Scaled dot-product attention

The transformer building blocks are scaled dot-product attention units. When a sentence is passed into a transformer model, attention weights are calculated between every token simultaneously. The attention unit produces embeddings for every token in the context that contains information about the token and a weighted combination of other relevant tokens, each weighted by its attention weight.

The attention calculation for all tokens can be expressed as one large matrix calculation using the softmax function, which is useful for training due to computational matrix operation optimizations that quickly compute matrix operations. Q, K, and V are the matrices where the rows are vectors q, ki, and vi, respectively.

Image processing

Image processing identifies specific features of particular objects in an image. AI-based image recognition often uses such techniques as object detection, object recognition, and segmentation. Image classification helps to identify the type of product present in the image and also find the characteristics of the product. So if one provides an image of a red shirt, it will not only identify that the image is of a shirt but also identify the color.

An Image Classification problem involves labeling a set of images with a single category, predicting these categories for a new set of test images, and measuring the accuracy of the predictions. There are a variety of challenges associated with this task, including viewpoint variation, scale variation, intra-class variation, image deformation, image occlusion, illumination conditions, background clutter, etc.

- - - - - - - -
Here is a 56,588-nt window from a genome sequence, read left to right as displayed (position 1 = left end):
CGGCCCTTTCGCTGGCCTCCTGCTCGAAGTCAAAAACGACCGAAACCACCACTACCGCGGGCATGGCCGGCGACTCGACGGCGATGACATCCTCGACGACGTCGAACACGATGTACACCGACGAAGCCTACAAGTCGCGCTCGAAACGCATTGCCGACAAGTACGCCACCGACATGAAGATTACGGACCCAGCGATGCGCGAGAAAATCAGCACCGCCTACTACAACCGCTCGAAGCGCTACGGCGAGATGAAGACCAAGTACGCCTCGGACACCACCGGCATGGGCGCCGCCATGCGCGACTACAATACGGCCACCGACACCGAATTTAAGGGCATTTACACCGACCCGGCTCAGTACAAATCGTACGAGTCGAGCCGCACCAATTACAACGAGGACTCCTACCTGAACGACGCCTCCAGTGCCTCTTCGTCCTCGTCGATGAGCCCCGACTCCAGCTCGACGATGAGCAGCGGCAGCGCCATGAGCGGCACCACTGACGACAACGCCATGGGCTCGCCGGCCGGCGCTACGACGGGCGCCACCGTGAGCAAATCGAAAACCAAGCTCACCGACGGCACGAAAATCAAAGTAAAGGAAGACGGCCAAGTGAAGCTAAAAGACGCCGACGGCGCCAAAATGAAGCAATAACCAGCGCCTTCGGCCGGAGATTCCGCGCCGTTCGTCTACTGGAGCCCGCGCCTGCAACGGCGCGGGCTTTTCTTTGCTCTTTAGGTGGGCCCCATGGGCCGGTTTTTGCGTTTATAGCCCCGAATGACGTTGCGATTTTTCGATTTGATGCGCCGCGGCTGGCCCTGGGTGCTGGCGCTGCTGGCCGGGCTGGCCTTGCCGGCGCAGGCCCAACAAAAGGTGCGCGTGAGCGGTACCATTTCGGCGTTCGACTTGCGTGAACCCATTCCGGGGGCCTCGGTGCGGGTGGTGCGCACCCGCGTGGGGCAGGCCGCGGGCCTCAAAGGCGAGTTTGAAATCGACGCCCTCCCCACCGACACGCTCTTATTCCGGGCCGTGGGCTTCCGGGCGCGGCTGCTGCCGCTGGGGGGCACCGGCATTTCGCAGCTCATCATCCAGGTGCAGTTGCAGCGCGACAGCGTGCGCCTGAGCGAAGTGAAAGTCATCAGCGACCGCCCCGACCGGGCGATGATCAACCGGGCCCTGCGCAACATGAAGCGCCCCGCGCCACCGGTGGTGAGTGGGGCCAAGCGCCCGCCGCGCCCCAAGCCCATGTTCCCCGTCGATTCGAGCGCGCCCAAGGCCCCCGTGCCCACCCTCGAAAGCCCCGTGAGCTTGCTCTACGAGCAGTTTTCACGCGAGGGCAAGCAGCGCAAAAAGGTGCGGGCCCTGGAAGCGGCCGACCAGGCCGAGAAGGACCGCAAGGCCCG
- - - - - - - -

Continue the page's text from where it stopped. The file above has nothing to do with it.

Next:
Instead of trying to specify what every one of the image categories of interest looks like directly in code, we provide the computer with many examples of each image class and then develop learning algorithms that look at these examples and learn about the visual appearance of each class. In other words, we first accumulate a training dataset of labeled images and then feed it to the computer to get familiar with the data.

Given that fact, the complete image classification pipeline can be formalized as follows: